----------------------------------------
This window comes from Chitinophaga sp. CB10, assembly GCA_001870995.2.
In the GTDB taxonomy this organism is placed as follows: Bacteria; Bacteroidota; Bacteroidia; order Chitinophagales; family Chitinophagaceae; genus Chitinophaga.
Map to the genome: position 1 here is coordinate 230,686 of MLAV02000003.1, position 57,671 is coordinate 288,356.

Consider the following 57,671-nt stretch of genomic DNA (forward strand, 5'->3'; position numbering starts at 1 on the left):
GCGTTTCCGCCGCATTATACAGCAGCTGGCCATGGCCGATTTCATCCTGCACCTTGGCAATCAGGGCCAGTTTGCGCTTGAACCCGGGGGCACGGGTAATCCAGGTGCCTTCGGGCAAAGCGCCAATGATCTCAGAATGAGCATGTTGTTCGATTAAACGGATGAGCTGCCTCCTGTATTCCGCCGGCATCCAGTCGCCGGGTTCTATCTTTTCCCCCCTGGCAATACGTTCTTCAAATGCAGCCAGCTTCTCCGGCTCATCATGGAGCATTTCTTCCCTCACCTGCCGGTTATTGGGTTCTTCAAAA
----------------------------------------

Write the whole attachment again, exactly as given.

This window comes from Chitinophaga sp. CB10, assembly GCA_001870995.2.
In the GTDB taxonomy this organism is placed as follows: Bacteria; Bacteroidota; Bacteroidia; order Chitinophagales; family Chitinophagaceae; genus Chitinophaga.
Map to the genome: position 1 here is coordinate 230,686 of MLAV02000003.1, position 57,671 is coordinate 288,356.

Consider the following 57,671-nt stretch of genomic DNA (forward strand, 5'->3'; position numbering starts at 1 on the left):
GCGTTTCCGCCGCATTATACAGCAGCTGGCCATGGCCGATTTCATCCTGCACCTTGGCAATCAGGGCCAGTTTGCGCTTGAACCCGGGGGCACGGGTAATCCAGGTGCCTTCGGGCAAAGCGCCAATGATCTCAGAATGAGCATGTTGTTCGATTAAACGGATGAGCTGCCTCCTGTATTCCGCCGGCATCCAGTCGCCGGGTTCTATCTTTTCCCCCCTGGCAATACGTTCTTCAAATGCAGCCAGCTTCTCCGGCTCATCATGGAGCATTTCTTCCCTCACCTGCCGGTTATTGGGTTCTTCAAAA